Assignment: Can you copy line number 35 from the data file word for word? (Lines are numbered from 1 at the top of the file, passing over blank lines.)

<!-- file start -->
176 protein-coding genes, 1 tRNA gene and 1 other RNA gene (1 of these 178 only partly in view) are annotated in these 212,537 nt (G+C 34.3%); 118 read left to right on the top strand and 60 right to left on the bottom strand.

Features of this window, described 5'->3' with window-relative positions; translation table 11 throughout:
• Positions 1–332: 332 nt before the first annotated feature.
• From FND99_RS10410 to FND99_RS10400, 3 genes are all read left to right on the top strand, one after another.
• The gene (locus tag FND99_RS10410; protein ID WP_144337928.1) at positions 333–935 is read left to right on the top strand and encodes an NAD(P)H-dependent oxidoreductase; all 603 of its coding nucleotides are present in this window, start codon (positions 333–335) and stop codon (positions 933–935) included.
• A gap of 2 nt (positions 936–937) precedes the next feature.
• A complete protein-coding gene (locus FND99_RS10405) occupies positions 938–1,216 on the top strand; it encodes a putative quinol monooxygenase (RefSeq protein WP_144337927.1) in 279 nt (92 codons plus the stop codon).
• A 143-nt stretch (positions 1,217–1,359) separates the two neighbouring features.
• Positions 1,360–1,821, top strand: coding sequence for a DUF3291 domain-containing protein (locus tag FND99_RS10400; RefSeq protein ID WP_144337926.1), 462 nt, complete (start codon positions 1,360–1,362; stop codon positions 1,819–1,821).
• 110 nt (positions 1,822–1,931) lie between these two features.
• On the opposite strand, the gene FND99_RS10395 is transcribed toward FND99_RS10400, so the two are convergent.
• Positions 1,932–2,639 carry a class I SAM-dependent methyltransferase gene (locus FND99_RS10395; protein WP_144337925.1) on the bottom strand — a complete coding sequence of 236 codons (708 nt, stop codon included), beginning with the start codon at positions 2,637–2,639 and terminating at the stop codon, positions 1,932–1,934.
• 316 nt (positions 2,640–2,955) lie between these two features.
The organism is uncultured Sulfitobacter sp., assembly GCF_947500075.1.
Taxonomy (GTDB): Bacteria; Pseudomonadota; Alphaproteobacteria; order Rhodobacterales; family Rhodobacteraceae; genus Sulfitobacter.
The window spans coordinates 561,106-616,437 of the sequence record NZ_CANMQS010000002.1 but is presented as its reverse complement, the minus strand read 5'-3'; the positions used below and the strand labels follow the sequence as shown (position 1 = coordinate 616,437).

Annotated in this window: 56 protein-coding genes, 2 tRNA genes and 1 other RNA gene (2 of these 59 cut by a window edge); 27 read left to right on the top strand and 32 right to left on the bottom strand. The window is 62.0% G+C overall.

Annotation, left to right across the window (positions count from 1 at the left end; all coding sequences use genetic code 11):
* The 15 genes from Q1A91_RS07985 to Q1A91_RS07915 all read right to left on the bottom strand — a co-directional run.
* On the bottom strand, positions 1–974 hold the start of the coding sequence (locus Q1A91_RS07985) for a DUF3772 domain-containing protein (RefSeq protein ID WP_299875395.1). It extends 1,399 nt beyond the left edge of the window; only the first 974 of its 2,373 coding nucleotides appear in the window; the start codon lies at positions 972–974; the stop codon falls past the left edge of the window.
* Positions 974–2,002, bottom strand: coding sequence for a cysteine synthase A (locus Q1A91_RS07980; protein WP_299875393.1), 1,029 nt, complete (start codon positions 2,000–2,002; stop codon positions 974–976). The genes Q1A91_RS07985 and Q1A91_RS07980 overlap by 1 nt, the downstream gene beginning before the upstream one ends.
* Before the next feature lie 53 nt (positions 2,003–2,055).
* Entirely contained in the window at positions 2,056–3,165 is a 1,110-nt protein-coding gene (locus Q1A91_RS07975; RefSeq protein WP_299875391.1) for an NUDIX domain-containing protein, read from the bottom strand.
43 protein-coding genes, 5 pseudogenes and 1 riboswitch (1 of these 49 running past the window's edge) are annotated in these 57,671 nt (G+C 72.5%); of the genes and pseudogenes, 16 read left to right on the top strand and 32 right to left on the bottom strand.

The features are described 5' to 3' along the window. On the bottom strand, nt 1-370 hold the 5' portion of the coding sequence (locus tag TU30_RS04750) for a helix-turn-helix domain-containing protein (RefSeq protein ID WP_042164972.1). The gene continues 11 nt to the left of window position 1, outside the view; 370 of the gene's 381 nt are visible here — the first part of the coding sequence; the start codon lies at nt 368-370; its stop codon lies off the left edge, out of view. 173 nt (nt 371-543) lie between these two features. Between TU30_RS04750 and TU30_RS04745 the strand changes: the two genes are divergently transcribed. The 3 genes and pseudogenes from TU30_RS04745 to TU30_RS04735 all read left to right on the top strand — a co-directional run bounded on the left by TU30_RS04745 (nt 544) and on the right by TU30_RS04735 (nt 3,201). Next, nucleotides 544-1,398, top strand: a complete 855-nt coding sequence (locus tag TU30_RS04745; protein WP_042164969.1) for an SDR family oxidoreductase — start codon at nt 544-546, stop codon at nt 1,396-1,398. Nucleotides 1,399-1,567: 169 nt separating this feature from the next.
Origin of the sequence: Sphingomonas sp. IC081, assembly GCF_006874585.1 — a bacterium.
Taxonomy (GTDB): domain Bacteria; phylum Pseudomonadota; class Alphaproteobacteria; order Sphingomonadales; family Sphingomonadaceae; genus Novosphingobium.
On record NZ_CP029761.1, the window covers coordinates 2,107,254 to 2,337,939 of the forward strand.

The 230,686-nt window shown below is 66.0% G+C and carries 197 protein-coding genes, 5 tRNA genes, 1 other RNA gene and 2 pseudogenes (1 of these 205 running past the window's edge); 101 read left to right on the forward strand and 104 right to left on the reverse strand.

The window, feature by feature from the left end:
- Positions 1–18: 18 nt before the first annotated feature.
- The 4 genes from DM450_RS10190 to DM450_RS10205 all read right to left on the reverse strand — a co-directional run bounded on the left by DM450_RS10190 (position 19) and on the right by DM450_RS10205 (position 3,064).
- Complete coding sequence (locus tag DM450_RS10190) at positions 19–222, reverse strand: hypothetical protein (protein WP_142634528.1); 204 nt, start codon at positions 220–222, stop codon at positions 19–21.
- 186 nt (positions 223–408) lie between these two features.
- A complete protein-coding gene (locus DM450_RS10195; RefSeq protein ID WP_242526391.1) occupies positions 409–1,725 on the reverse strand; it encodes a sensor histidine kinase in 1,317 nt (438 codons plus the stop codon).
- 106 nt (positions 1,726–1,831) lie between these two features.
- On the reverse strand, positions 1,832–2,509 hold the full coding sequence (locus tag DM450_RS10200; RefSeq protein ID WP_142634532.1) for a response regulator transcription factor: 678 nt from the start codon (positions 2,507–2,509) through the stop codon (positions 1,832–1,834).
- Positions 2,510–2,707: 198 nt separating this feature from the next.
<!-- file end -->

- A complete protein-coding gene (locus DM450_RS10195; RefSeq protein ID WP_242526391.1) occupies positions 409–1,725 on the reverse strand; it encodes a sensor histidine kinase in 1,317 nt (438 codons plus the stop codon).